"It was a pain in the neck in 2016," Detective Joseph Malanga said, adding that police have worked on more than 20 cases of fraud since that time. "We got hit hard."
Malanga and Police Chief Thomas Gallagher are telling patrons to avoid collection boxes altogether. They are not the only ones — practically every officer interviewed for this report recommended such a precaution.
But George Flood, a Postal Service spokesman, said he disagrees with that advice. Despite the spree of fishing incidents, he said, collection boxes serve a valuable purpose. "We need to provide access to mail services for all of our customers," he said.
The Postal Service is "implementing innovative methods" to protect mail, Flood said. He would not specify what that means, other than to say collection boxes are being replaced with new models.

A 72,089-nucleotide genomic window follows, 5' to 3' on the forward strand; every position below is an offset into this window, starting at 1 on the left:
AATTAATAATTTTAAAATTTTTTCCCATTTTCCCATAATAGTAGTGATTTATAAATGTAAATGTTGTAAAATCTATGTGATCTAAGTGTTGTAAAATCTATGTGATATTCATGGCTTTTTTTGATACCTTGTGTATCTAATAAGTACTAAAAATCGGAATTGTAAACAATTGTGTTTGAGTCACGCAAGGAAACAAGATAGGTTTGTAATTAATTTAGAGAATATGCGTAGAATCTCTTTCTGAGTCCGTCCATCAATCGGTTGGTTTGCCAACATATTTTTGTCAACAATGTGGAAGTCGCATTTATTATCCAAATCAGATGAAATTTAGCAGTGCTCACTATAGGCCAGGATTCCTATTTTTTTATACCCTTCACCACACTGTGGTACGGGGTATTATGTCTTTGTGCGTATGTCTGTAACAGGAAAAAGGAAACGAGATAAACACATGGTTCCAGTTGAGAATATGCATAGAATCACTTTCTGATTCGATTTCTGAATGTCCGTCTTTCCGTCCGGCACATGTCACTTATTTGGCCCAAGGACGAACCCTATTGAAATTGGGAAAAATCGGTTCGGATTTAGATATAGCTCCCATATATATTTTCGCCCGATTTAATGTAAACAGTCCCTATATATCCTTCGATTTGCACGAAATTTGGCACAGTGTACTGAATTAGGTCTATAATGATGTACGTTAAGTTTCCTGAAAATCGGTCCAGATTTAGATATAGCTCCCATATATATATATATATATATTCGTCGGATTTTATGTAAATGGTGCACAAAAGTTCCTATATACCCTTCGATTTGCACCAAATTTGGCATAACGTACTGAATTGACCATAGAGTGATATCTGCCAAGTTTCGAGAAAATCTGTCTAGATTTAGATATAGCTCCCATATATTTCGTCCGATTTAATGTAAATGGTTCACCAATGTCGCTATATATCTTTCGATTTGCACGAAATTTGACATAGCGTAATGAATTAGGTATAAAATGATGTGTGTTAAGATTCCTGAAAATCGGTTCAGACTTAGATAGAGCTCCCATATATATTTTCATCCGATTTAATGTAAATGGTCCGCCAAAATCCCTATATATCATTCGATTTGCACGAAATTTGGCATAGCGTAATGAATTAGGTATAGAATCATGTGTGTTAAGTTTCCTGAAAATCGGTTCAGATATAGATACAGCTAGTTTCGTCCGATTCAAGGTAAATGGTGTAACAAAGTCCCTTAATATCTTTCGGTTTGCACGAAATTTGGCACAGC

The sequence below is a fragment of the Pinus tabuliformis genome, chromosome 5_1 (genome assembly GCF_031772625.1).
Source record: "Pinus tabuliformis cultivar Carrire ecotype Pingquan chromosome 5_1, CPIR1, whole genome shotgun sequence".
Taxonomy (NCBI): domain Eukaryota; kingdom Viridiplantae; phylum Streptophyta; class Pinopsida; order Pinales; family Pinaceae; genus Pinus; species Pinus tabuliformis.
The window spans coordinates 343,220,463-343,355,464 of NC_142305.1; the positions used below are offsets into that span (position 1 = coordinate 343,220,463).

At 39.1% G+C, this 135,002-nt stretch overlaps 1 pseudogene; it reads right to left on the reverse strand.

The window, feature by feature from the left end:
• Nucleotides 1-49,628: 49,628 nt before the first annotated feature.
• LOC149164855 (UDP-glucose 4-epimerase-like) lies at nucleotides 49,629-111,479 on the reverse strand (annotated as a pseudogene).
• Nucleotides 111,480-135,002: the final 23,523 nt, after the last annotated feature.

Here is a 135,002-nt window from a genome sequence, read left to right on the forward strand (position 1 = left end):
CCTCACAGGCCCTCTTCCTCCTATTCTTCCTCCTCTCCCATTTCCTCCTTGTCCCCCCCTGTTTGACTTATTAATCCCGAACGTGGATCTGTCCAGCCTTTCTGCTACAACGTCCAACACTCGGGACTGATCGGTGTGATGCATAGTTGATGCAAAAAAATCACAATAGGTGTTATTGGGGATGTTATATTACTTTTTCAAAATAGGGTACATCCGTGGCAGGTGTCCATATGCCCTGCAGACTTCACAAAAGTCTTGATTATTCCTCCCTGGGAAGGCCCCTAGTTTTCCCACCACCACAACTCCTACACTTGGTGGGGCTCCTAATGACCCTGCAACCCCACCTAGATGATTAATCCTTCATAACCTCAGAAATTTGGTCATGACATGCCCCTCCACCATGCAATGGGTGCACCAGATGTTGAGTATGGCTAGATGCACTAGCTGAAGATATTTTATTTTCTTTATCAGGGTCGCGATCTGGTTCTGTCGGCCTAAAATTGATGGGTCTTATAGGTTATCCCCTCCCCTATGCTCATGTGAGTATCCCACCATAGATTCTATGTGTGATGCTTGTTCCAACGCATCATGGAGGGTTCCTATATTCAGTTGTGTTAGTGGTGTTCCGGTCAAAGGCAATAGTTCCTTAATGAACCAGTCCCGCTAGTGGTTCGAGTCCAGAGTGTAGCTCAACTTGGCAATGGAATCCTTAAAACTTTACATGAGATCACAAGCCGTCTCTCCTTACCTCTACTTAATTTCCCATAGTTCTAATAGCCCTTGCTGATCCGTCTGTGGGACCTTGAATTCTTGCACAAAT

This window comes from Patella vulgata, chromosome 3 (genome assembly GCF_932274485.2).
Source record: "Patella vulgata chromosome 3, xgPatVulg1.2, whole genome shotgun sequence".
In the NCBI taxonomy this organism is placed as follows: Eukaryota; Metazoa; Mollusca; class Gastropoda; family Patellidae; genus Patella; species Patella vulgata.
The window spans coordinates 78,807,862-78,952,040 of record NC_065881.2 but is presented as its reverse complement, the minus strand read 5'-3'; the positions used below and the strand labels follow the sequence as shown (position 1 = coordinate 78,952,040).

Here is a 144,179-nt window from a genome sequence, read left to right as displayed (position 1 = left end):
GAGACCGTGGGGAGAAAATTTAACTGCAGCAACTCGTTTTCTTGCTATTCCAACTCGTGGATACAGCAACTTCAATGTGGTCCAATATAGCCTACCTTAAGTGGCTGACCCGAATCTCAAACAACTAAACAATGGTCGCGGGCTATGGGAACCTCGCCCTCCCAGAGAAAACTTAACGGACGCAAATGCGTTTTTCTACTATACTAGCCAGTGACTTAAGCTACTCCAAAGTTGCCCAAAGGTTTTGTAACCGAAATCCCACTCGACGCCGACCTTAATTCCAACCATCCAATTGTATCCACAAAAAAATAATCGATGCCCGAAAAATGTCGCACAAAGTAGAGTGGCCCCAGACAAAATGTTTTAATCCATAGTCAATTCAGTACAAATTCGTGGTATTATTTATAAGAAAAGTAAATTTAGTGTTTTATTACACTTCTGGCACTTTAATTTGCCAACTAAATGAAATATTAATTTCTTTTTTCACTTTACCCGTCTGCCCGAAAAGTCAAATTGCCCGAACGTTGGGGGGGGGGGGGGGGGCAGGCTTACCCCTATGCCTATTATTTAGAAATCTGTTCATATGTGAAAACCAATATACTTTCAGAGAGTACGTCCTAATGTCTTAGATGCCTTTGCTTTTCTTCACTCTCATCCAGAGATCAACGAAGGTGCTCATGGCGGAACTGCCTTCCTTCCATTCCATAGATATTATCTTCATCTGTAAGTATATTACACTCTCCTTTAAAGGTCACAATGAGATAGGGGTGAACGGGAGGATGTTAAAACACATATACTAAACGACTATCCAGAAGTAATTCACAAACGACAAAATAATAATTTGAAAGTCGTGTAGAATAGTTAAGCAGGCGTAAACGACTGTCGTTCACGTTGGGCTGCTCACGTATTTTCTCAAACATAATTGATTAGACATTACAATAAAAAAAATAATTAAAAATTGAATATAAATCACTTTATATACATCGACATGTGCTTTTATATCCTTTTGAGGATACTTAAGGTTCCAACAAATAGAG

Flood said yellow decals with bilingual messages are also being attached to collection boxes to warn patrons to drop mail in them before the last pickup time of the day.
"Collection times are very important," Kliemisch said, noting that final pickups typically occur at 5 p.m. "If a customer deposits a letter at 5:01 p.m., they have this assumption it's postmarked at that time. Unfortunately, that letter just sits in the mailbox throughout the evening hours and isn't picked up until the next business day."
Patrons also should not drop mail in collection boxes over holiday weekends, or on nights before holidays, when it might accumulate, said Quinn, the Glen Ridge captain. He noted that the most common time for a fishing incident is Sunday night.
With so many layers of deception, authorities say, the cons can be hard to track. And there usually is a lag of up to a month before a victim realizes he or she was duped.
"How many times have you mailed a letter, it didn't get there, and you blamed the Postal Service?" said Pegg, the Maywood chief. "Right? How many times has that happened?"
Staff Writer Lindsey Kelleher contributed to this article.
WERE YOU SCAMMED?: If you think you were a victim of fraud, identity theft or another mail-related crime, report it at postalinspectors.uspis.gov, or call 877-876-2455.